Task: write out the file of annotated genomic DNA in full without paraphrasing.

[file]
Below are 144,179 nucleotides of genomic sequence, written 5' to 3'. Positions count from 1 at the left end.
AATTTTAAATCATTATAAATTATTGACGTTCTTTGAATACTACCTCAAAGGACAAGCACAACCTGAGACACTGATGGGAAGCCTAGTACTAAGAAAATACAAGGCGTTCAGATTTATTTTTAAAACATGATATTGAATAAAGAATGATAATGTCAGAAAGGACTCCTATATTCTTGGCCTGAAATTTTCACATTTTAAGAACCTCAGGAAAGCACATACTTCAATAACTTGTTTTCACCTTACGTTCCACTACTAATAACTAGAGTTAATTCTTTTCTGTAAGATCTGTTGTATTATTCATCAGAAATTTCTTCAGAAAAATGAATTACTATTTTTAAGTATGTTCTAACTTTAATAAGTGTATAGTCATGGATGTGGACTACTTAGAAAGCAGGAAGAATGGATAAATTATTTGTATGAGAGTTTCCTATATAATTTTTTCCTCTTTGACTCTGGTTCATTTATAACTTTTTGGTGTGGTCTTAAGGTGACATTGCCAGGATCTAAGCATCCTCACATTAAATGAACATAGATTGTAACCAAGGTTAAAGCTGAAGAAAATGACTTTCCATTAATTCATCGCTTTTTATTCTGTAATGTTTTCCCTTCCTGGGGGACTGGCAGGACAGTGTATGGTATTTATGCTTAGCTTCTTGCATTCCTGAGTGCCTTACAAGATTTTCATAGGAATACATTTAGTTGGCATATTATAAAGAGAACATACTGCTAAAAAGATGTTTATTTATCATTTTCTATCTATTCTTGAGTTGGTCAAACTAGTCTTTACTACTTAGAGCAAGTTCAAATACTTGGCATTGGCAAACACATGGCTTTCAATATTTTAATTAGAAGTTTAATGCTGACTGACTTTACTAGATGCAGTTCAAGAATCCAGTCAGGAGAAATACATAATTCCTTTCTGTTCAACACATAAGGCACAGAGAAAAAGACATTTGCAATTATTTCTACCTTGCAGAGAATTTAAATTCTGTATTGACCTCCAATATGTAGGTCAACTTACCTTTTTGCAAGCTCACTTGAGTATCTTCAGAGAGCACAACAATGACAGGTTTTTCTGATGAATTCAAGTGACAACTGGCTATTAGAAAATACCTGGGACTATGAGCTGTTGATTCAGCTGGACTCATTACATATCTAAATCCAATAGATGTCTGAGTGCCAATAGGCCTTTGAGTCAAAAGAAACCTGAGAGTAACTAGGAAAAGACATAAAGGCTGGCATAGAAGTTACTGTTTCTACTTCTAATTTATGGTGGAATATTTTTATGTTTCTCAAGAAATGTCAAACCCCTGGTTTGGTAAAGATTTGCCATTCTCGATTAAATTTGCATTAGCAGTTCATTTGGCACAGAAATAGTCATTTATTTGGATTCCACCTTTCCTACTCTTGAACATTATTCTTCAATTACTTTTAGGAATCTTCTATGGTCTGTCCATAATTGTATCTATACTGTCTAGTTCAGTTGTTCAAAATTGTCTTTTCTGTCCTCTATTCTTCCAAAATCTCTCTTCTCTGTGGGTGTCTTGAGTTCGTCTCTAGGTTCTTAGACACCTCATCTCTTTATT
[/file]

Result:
Below are 144,179 nucleotides of genomic sequence, written 5' to 3'. Positions count from 1 at the left end.
AATTTTAAATCATTATAAATTATTGACGTTCTTTGAATACTACCTCAAAGGACAAGCACAACCTGAGACACTGATGGGAAGCCTAGTACTAAGAAAATACAAGGCGTTCAGATTTATTTTTAAAACATGATATTGAATAAAGAATGATAATGTCAGAAAGGACTCCTATATTCTTGGCCTGAAATTTTCACATTTTAAGAACCTCAGGAAAGCACATACTTCAATAACTTGTTTTCACCTTACGTTCCACTACTAATAACTAGAGTTAATTCTTTTCTGTAAGATCTGTTGTATTATTCATCAGAAATTTCTTCAGAAAAATGAATTACTATTTTTAAGTATGTTCTAACTTTAATAAGTGTATAGTCATGGATGTGGACTACTTAGAAAGCAGGAAGAATGGATAAATTATTTGTATGAGAGTTTCCTATATAATTTTTTCCTCTTTGACTCTGGTTCATTTATAACTTTTTGGTGTGGTCTTAAGGTGACATTGCCAGGATCTAAGCATCCTCACATTAAATGAACATAGATTGTAACCAAGGTTAAAGCTGAAGAAAATGACTTTCCATTAATTCATCGCTTTTTATTCTGTAATGTTTTCCCTTCCTGGGGGACTGGCAGGACAGTGTATGGTATTTATGCTTAGCTTCTTGCATTCCTGAGTGCCTTACAAGATTTTCATAGGAATACATTTAGTTGGCATATTATAAAGAGAACATACTGCTAAAAAGATGTTTATTTATCATTTTCTATCTATTCTTGAGTTGGTCAAACTAGTCTTTACTACTTAGAGCAAGTTCAAATACTTGGCATTGGCAAACACATGGCTTTCAATATTTTAATTAGAAGTTTAATGCTGACTGACTTTACTAGATGCAGTTCAAGAATCCAGTCAGGAGAAATACATAATTCCTTTCTGTTCAACACATAAGGCACAGAGAAAAAGACATTTGCAATTATTTCTACCTTGCAGAGAATTTAAATTCTGTATTGACCTCCAATATGTAGGTCAACTTACCTTTTTGCAAGCTCACTTGAGTATCTTCAGAGAGCACAACAATGACAGGTTTTTCTGATGAATTCAAGTGACAACTGGCTATTAGAAAATACCTGGGACTATGAGCTGTTGATTCAGCTGGACTCATTACATATCTAAATCCAATAGATGTCTGAGTGCCAATAGGCCTTTGAGTCAAAAGAAACCTGAGAGTAACTAGGAAAAGACATAAAGGCTGGCATAGAAGTTACTGTTTCTACTTCTAATTTATGGTGGAATATTTTTATGTTTCTCAAGAAATGTCAAACCCCTGGTTTGGTAAAGATTTGCCATTCTCGATTAAATTTGCATTAGCAGTTCATTTGGCACAGAAATAGTCATTTATTTGGATTCCACCTTTCCTACTCTTGAACATTATTCTTCAATTACTTTTAGGAATCTTCTATGGTCTGTCCATAATTGTATCTATACTGTCTAGTTCAGTTGTTCAAAATTGTCTTTTCTGTCCTCTATTCTTCCAAAATCTCTCTTCTCTGTGGGTGTCTTGAGTTCGTCTCTAGGTTCTTAGACACCTCATCTCTTTATT